[Edited, April 3, 2012.]
As mentioned on the syllabus,
I expect groups of two or three per project. The deadline for submission is the scheduled time of the final exam. This will constitute 20% or your total grade. Your final project must be typeset; I encourage you to consult with me through the semester in terms of how it looks and its contents.
What I expect is a paper where you explain the topic, and present its history and a few results on it with complete proofs. Work out a few examples. If relevant, do some numerical simulations. List all the references you consult. (Of course, do not plagiarize.) Some of the topics may end up being too ambitious, and if that occurs, let me know. In that case, it would be better to restrict your presentation (to some aspects of the topic at hand) rather than trying to be comprehensive.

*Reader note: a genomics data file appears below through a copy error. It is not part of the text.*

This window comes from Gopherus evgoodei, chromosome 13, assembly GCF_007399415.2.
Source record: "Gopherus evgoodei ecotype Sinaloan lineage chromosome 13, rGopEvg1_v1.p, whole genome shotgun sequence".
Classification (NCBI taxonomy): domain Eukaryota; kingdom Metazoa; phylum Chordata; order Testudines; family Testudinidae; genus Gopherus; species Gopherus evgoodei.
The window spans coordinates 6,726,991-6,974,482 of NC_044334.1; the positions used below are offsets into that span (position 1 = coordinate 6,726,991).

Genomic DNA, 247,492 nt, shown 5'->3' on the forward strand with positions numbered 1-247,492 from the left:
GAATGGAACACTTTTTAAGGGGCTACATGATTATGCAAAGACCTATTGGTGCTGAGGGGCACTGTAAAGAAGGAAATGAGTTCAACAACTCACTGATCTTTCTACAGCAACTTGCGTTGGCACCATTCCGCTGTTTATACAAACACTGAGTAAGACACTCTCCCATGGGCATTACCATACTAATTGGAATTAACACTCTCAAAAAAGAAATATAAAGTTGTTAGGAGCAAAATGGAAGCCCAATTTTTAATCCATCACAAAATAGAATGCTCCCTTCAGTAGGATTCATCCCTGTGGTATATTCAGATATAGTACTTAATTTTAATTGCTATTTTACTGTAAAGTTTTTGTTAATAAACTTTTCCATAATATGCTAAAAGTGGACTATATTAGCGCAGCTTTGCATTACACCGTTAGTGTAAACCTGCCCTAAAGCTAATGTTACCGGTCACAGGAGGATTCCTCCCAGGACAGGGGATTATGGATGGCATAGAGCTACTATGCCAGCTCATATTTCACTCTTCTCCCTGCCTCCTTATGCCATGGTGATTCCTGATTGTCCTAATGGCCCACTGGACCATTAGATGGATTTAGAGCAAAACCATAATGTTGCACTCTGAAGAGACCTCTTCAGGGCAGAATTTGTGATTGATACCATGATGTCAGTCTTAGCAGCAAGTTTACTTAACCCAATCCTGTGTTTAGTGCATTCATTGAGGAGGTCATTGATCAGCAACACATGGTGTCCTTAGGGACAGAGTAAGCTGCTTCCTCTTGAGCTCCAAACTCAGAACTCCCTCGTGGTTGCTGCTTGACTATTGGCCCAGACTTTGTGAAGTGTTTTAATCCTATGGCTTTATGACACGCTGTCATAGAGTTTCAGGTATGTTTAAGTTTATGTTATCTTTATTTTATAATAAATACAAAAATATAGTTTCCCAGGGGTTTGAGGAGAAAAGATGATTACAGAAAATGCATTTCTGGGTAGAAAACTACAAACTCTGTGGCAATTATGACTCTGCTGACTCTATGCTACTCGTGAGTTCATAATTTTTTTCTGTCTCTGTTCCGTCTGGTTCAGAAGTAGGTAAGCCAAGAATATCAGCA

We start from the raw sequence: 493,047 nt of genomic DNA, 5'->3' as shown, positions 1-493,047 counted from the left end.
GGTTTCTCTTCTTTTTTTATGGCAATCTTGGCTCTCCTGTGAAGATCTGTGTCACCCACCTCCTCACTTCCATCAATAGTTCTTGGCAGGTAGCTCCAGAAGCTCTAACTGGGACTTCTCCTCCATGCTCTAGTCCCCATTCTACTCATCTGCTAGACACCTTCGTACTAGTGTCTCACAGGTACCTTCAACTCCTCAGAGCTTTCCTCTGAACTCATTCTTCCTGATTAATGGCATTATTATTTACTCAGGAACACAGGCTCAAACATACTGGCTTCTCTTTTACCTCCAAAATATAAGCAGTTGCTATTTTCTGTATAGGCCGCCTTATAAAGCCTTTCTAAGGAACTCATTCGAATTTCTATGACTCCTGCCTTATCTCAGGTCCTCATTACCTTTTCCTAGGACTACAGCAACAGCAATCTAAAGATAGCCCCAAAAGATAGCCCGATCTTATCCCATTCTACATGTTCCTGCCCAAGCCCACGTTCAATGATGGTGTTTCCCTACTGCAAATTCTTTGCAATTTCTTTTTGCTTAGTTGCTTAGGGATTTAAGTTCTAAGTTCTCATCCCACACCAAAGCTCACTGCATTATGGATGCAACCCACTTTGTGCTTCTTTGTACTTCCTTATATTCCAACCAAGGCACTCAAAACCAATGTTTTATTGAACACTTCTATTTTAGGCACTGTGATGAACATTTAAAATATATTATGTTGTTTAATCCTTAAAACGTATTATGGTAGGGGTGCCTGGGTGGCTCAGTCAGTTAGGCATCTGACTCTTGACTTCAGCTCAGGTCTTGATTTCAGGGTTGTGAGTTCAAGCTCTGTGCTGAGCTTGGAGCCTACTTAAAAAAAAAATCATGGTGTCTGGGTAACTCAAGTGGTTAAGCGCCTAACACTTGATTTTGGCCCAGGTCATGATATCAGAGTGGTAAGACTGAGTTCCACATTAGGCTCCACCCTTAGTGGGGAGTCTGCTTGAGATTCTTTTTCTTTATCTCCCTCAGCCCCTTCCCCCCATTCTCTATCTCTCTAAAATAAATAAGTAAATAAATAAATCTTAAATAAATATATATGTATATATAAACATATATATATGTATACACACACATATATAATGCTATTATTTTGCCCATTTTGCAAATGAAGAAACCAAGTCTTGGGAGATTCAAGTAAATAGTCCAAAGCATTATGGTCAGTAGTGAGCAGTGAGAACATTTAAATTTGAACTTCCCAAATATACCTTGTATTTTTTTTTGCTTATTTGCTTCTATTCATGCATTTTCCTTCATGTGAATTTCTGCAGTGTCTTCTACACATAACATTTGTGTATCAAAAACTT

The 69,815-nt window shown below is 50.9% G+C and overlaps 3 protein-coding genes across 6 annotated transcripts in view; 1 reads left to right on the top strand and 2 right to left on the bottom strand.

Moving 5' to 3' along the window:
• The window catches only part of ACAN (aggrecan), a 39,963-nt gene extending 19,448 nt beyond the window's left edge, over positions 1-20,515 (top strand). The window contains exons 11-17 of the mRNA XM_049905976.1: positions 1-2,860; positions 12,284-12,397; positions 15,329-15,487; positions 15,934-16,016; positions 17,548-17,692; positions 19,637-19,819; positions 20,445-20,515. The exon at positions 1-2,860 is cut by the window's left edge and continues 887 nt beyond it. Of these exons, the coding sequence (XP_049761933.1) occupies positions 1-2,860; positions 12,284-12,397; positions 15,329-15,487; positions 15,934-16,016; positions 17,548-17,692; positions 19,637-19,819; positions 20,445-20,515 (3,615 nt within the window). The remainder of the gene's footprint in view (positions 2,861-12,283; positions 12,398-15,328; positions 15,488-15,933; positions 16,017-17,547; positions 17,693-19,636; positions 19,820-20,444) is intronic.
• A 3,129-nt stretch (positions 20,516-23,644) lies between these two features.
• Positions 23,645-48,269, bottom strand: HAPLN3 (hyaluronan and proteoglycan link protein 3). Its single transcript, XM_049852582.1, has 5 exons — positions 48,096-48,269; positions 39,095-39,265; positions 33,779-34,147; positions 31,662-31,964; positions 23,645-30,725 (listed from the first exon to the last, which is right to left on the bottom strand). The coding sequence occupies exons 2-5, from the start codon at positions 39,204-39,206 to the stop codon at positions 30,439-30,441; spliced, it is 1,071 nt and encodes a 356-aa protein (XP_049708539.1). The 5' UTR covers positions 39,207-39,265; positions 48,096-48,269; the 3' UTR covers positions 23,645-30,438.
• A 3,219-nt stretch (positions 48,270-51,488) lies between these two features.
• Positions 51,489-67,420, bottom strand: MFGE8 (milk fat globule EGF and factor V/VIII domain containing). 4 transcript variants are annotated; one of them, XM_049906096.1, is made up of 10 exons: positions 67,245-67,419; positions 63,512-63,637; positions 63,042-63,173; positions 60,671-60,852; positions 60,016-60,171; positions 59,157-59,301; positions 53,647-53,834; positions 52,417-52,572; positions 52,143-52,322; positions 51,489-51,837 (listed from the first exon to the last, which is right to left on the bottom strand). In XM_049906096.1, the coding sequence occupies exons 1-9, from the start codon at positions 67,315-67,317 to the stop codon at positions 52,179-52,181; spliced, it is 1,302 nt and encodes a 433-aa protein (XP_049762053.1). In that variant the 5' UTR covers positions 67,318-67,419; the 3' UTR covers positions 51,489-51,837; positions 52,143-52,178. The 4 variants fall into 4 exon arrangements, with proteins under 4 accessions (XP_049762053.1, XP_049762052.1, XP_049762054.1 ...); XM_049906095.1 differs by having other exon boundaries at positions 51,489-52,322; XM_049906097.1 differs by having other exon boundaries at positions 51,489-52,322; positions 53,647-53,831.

I’ll give you a list of references you may find useful once you pick your topic, but of course if you find additional references, use those instead.
- The Banach-Tarski paradox. Chosen by two groups:
- K. Williams.
- J. Giudicelli, Ch. Kelly, and J. Kunz.
- The 17 plane symmetry groups. Chosen by two groups:
- S. Burns, C. Fletcher, and A. Zell.
- A. Nelson, H. Newman, and M. Shipley.
- Quaternions and Octonions. Chosen by:
- K. Mcallister.
- The Gordon game (See 5.5.2 on the book.) Chosen by:
- J. Thompson
- The Rubik cube. Chosen by:
- M. Mesenbrink, and N. Stevenson.